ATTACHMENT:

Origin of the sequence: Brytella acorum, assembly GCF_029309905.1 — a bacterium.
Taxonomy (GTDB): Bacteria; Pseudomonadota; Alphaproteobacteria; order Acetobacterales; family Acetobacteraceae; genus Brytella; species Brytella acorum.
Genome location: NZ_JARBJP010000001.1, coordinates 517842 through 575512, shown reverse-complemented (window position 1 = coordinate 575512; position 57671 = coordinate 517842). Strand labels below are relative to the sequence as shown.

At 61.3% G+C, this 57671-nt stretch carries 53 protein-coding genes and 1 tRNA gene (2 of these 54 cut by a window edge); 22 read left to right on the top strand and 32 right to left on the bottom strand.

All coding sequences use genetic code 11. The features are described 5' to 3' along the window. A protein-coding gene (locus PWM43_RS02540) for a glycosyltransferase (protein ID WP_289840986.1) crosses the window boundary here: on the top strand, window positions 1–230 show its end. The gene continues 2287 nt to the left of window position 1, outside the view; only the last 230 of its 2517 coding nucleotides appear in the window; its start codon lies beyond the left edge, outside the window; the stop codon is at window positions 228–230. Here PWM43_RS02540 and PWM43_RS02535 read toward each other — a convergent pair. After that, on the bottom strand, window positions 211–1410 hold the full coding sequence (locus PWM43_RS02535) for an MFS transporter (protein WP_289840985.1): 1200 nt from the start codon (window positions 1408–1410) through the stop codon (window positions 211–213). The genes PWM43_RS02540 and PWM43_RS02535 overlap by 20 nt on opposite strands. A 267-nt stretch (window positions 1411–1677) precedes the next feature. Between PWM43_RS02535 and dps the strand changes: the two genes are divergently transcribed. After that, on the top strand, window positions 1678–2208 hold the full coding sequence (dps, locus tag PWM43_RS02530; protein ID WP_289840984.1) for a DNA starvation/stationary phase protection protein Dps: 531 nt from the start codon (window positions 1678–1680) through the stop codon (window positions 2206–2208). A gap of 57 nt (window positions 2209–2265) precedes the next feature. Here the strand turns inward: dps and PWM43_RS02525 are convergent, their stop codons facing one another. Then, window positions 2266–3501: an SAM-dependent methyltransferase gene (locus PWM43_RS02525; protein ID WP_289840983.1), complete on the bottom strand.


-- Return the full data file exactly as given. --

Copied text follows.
Origin of the sequence: Brytella acorum, assembly GCF_029309905.1 — a bacterium.
Taxonomy (GTDB): Bacteria; Pseudomonadota; Alphaproteobacteria; order Acetobacterales; family Acetobacteraceae; genus Brytella; species Brytella acorum.
Genome location: NZ_JARBJP010000001.1, coordinates 517842 through 575512, shown reverse-complemented (window position 1 = coordinate 575512; position 57671 = coordinate 517842). Strand labels below are relative to the sequence as shown.

At 61.3% G+C, this 57671-nt stretch carries 53 protein-coding genes and 1 tRNA gene (2 of these 54 cut by a window edge); 22 read left to right on the top strand and 32 right to left on the bottom strand.

All coding sequences use genetic code 11. The features are described 5' to 3' along the window. A protein-coding gene (locus PWM43_RS02540) for a glycosyltransferase (protein ID WP_289840986.1) crosses the window boundary here: on the top strand, window positions 1–230 show its end. The gene continues 2287 nt to the left of window position 1, outside the view; only the last 230 of its 2517 coding nucleotides appear in the window; its start codon lies beyond the left edge, outside the window; the stop codon is at window positions 228–230. Here PWM43_RS02540 and PWM43_RS02535 read toward each other — a convergent pair. After that, on the bottom strand, window positions 211–1410 hold the full coding sequence (locus PWM43_RS02535) for an MFS transporter (protein WP_289840985.1): 1200 nt from the start codon (window positions 1408–1410) through the stop codon (window positions 211–213). The genes PWM43_RS02540 and PWM43_RS02535 overlap by 20 nt on opposite strands. A 267-nt stretch (window positions 1411–1677) precedes the next feature. Between PWM43_RS02535 and dps the strand changes: the two genes are divergently transcribed. After that, on the top strand, window positions 1678–2208 hold the full coding sequence (dps, locus tag PWM43_RS02530; protein ID WP_289840984.1) for a DNA starvation/stationary phase protection protein Dps: 531 nt from the start codon (window positions 1678–1680) through the stop codon (window positions 2206–2208). A gap of 57 nt (window positions 2209–2265) precedes the next feature. Here the strand turns inward: dps and PWM43_RS02525 are convergent, their stop codons facing one another. Then, window positions 2266–3501: an SAM-dependent methyltransferase gene (locus PWM43_RS02525; protein ID WP_289840983.1), complete on the bottom strand.